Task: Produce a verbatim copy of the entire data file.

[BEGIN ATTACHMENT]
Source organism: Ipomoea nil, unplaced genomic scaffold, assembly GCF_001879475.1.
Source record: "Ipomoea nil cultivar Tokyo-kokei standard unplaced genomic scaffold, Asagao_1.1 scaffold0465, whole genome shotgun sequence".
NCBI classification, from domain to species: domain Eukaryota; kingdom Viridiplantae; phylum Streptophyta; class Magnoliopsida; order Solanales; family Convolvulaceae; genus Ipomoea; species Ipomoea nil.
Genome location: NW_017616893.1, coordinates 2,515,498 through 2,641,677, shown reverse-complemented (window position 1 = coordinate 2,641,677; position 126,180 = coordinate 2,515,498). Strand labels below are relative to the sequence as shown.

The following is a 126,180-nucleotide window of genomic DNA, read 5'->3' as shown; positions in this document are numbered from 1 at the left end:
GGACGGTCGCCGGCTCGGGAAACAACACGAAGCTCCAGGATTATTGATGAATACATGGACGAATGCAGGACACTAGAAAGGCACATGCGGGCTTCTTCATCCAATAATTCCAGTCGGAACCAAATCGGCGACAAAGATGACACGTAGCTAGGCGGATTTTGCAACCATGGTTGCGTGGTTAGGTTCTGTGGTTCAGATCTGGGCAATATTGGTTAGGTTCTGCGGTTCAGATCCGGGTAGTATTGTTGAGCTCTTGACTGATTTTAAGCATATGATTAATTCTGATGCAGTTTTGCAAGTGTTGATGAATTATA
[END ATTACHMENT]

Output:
Source organism: Ipomoea nil, unplaced genomic scaffold, assembly GCF_001879475.1.
Source record: "Ipomoea nil cultivar Tokyo-kokei standard unplaced genomic scaffold, Asagao_1.1 scaffold0465, whole genome shotgun sequence".
NCBI classification, from domain to species: domain Eukaryota; kingdom Viridiplantae; phylum Streptophyta; class Magnoliopsida; order Solanales; family Convolvulaceae; genus Ipomoea; species Ipomoea nil.
Genome location: NW_017616893.1, coordinates 2,515,498 through 2,641,677, shown reverse-complemented (window position 1 = coordinate 2,641,677; position 126,180 = coordinate 2,515,498). Strand labels below are relative to the sequence as shown.

The following is a 126,180-nucleotide window of genomic DNA, read 5'->3' as shown; positions in this document are numbered from 1 at the left end:
GGACGGTCGCCGGCTCGGGAAACAACACGAAGCTCCAGGATTATTGATGAATACATGGACGAATGCAGGACACTAGAAAGGCACATGCGGGCTTCTTCATCCAATAATTCCAGTCGGAACCAAATCGGCGACAAAGATGACACGTAGCTAGGCGGATTTTGCAACCATGGTTGCGTGGTTAGGTTCTGTGGTTCAGATCTGGGCAATATTGGTTAGGTTCTGCGGTTCAGATCCGGGTAGTATTGTTGAGCTCTTGACTGATTTTAAGCATATGATTAATTCTGATGCAGTTTTGCAAGTGTTGATGAATTATA